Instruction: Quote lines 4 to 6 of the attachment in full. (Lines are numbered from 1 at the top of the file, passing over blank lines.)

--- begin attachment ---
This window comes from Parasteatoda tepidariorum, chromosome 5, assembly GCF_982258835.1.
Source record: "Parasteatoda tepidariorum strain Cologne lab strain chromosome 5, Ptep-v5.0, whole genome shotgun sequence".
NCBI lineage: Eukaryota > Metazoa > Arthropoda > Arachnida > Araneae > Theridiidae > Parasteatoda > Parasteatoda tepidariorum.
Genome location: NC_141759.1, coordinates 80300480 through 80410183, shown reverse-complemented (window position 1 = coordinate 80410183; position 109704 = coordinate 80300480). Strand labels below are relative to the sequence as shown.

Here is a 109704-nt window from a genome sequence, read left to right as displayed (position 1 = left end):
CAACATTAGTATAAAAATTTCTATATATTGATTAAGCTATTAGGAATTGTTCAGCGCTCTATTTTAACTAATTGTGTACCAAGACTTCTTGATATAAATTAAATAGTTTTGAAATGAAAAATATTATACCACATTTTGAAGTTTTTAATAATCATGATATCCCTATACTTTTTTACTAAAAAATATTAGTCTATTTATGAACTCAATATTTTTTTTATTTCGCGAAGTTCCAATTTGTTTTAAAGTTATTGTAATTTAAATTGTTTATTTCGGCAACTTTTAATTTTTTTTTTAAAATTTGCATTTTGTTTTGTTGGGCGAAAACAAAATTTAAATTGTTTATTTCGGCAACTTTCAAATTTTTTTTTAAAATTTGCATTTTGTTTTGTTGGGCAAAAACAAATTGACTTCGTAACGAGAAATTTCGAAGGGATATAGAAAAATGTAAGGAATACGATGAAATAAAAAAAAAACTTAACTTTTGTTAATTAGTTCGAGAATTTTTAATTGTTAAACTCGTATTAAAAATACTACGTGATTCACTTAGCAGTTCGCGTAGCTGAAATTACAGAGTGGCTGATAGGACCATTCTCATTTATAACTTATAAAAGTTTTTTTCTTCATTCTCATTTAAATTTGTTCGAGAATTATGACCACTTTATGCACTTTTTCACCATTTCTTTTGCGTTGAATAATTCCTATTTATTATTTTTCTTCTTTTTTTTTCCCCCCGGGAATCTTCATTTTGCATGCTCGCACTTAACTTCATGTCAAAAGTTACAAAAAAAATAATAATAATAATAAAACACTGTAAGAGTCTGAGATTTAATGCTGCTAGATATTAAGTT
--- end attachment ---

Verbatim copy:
Genome location: NC_141759.1, coordinates 80300480 through 80410183, shown reverse-complemented (window position 1 = coordinate 80410183; position 109704 = coordinate 80300480). Strand labels below are relative to the sequence as shown.

Here is a 109704-nt window from a genome sequence, read left to right as displayed (position 1 = left end):
CAACATTAGTATAAAAATTTCTATATATTGATTAAGCTATTAGGAATTGTTCAGCGCTCTATTTTAACTAATTGTGTACCAAGACTTCTTGATATAAATTAAATAGTTTTGAAATGAAAAATATTATACCACATTTTGAAGTTTTTAATAATCATGATATCCCTATACTTTTTTACTAAAAAATATTAGTCTATTTATGAACTCAATATTTTTTTTATTTCGCGAAGTTCCAATTTGTTTTAAAGTTATTGTAATTTAAATTGTTTATTTCGGCAACTTTTAATTTTTTTTTTAAAATTTGCATTTTGTTTTGTTGGGCGAAAACAAAATTTAAATTGTTTATTTCGGCAACTTTCAAATTTTTTTTTAAAATTTGCATTTTGTTTTGTTGGGCAAAAACAAATTGACTTCGTAACGAGAAATTTCGAAGGGATATAGAAAAATGTAAGGAATACGATGAAATAAAAAAAAAACTTAACTTTTGTTAATTAGTTCGAGAATTTTTAATTGTTAAACTCGTATTAAAAATACTACGTGATTCACTTAGCAGTTCGCGTAGCTGAAATTACAGAGTGGCTGATAGGACCATTCTCATTTATAACTTATAAAAGTTTTTTTCTTCATTCTCATTTAAATTTGTTCGAGAATTATGACCACTTTATGCACTTTTTCACCATTTCTTTTGCGTTGAATAATTCCTATTTATTATTTTTCTTCTTTTTTTTTCCCCCCGGGAATCTTCATTTTGCATGCTCGCACTTAACTTCATGTCAAAAGTTACAAAAAAAATAATAATAATAATAAAACACTGTAAGAGTCTGAGATTTAATGCTGCTAGATATTAAGTT